A single dose of HPV vaccine could address low coverage in Brazil – May 13, 2022

HPV (Human Papillomavirus) is one of the most far-reaching viruses that has managed to spread among humans. It is estimated that up to the age of 45, 80% of the sexually active population is infected at some point in their lives.

In most cases, the immune system eliminates the HPV infection without causing any symptoms. In the rare times when this does not happen, HPV can cause genital warts and, in the worst case, various cancers such as cervical, penile, vulvar, anal, oral, and throat cancers.

Because HPV causes asymptomatic infections and is transmitted through the friction between the skin, it is known to be one of the sexually transmitted diseases (sexually transmitted infections) that also spreads to people who use condoms on a regular basis. This is because a condom does not cover the entire body of a person.

Only with the recommendation to use a condom did HPV spread to the Brazilian population, and one of the consequences of this. Global Cancer Observatory According to the World Health Organization (WHO), more than 17,000 cases of cervical cancer are diagnosed in the country each year.

Fortunately, in addition to condoms, we also have vaccines to prevent HPV that help the immune system clear the virus after infection. By removing the virus from the human body, the vaccine is also very effective in reducing the incidence of HPV-related cancers. This can be called a real cancer vaccine.

Maximum vaccine protection is achieved when doses are given before HPV infection occurs in a person’s lifetime. Thus, SUS (Unified Health System) offers vaccination free of charge to both girls and boys under 15 years of age.

Does this mean that Brazil will have eradicated all cases of cancer caused by HPV within a few years? Unfortunately, no. And the main reason for this anticlimax is the difficulty in achieving good vaccination coverage in children and adolescents.

According to a report published in the SBIm (Brazilian Society of Immunizations) report, since 2013, when the HPV vaccine was introduced in the National Immunization Program (PNI), the minimum target of 80 percent has only been reached for the first time. girls (83.4%). At the second dose, however, it drops to 55.6 percent. In boys, the scenario is even more worrying, with coverage of 57.9% for the first dose and 36.4% for the second dose.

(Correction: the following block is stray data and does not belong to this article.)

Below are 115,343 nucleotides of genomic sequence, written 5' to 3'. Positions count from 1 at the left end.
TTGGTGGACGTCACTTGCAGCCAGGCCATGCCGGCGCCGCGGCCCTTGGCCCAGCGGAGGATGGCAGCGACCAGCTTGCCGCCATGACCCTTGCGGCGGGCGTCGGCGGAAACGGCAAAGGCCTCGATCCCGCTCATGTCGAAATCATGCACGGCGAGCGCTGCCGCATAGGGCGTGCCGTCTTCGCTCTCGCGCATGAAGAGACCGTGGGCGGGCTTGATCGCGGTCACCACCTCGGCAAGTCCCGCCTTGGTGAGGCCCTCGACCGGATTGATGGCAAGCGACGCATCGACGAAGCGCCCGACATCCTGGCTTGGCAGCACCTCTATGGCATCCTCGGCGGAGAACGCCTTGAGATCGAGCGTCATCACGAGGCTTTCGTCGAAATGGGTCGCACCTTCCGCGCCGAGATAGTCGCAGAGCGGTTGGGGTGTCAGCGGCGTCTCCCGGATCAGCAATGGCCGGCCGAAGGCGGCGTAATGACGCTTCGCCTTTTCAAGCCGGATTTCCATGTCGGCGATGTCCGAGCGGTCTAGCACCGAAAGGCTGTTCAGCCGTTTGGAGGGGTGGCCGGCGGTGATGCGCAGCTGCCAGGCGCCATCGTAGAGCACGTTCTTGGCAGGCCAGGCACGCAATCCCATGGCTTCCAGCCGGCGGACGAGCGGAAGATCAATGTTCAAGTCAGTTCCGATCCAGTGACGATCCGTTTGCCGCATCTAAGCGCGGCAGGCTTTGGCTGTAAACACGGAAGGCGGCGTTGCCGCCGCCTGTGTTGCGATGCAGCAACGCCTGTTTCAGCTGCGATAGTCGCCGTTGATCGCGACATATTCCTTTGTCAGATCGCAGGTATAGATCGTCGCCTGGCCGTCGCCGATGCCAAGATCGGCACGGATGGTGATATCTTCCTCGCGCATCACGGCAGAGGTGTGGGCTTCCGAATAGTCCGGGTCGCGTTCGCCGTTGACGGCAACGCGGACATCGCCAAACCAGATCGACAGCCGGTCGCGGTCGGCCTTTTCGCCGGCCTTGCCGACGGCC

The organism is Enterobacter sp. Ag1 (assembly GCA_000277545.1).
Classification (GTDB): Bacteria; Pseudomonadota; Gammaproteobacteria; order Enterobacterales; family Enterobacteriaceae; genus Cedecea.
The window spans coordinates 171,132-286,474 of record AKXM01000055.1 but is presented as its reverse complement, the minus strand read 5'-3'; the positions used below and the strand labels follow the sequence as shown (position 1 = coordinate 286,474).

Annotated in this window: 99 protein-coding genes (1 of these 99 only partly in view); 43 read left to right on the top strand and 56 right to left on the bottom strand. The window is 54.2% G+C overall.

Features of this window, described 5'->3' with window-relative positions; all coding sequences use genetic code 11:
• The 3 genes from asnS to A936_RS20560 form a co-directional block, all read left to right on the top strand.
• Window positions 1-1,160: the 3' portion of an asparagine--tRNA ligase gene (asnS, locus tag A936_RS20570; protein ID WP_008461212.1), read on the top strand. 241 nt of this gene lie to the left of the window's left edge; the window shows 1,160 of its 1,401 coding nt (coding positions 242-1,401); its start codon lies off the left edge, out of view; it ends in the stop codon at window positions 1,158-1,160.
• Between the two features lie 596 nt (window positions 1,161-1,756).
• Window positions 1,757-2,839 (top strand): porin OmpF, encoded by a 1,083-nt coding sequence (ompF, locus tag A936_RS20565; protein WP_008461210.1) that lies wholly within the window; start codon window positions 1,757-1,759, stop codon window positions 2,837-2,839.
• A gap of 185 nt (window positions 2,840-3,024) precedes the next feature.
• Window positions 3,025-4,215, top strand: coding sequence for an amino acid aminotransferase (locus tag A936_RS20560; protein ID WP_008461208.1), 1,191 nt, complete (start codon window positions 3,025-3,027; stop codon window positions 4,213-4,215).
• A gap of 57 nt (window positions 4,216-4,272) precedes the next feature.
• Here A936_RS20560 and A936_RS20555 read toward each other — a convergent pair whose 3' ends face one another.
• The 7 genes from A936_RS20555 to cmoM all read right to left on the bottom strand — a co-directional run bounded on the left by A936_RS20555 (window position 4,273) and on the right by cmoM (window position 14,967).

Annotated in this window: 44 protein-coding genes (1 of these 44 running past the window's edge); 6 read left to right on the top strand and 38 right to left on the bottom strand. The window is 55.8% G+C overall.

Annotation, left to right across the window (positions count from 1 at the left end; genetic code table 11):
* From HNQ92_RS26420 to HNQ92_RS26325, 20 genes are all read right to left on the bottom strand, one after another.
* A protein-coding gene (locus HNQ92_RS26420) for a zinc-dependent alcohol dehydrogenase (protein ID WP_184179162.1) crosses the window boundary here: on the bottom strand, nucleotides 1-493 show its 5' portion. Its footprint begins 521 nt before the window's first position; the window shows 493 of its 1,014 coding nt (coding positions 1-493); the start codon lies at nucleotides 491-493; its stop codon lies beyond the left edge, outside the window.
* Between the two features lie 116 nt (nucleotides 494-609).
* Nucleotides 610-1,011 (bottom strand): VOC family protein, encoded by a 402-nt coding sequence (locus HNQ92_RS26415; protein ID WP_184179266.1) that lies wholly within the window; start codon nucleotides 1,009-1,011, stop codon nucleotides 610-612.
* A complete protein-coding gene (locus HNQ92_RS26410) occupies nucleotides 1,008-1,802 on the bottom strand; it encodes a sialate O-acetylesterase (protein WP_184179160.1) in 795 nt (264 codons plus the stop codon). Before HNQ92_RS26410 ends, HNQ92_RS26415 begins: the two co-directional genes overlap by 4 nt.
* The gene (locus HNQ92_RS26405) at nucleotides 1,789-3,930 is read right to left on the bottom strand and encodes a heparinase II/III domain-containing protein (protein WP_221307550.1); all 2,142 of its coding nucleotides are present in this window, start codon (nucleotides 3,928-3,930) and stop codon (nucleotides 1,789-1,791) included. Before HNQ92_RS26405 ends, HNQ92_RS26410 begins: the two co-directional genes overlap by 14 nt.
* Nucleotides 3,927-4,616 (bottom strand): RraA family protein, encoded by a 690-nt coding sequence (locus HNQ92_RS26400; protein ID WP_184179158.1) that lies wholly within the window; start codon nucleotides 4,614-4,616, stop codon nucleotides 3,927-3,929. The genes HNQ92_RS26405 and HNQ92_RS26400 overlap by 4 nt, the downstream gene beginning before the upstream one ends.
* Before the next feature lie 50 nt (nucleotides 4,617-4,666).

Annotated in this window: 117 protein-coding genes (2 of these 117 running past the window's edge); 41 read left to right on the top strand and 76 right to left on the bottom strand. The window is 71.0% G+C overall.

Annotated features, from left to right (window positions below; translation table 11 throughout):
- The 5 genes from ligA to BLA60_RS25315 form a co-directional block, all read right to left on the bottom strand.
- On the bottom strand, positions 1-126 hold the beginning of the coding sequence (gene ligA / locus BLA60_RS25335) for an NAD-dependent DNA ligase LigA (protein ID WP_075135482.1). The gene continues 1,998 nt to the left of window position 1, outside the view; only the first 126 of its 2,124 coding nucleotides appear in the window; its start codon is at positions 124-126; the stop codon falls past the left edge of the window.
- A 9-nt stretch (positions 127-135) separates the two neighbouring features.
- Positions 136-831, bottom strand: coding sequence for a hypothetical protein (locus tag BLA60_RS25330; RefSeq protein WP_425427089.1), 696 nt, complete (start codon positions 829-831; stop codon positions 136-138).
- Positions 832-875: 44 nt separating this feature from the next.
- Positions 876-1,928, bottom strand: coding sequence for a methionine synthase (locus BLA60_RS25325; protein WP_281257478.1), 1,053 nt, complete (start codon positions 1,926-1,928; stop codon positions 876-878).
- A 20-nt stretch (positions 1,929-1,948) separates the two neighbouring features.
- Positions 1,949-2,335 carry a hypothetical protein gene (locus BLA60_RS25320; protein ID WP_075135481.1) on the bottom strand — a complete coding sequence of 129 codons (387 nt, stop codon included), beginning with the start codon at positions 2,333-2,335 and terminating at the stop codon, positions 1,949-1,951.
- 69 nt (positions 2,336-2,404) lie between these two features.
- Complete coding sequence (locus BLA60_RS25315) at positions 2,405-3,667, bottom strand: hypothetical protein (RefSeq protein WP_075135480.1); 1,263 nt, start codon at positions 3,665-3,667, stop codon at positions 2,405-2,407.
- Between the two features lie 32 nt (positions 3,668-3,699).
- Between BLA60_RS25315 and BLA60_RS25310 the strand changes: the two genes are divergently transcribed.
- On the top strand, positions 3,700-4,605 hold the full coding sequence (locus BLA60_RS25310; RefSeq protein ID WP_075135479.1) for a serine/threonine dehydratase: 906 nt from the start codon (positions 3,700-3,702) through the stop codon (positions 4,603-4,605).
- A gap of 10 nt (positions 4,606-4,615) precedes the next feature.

It would be utterly unrealistic to imagine that we could achieve a satisfactory reduction in the incidence of cancer caused by HPV if we do not get vaccinated even in four out of ten boys in Brazil. This will become an even more impossible task as the discipline of vaccine prevention in the country increases, spreading false information about the side effects caused by vaccines.

However, one piece of news that came in almost fresh air last week was a change in WHO HPV vaccination recommendations. The Agency’s team of immunization experts looked at several new results from clinical trials published in recent years and found that a single-dose vaccination in children is already able to provide protection against HPV comparable to complete treatment.

With this change, twice as many children can be immunized with the same batch of vaccine, which is of particular interest in the poorest countries, especially those most affected by HPV-related cancers.

So far, in Brazil, the recommendations have not changed. We will continue 2 doses for boys and girls up to 14 years of age and 3 doses for immunosuppressed men 26 years of age and 45 years of age.

The Department of Health is not updating the recommendations for HPV vaccines, but we need to work to improve parental resistance to vaccinating their children and convince them that the benefits will only be seen in the long term. And as they grow up, these kids will surely thank them for being vaccinated at the right time.

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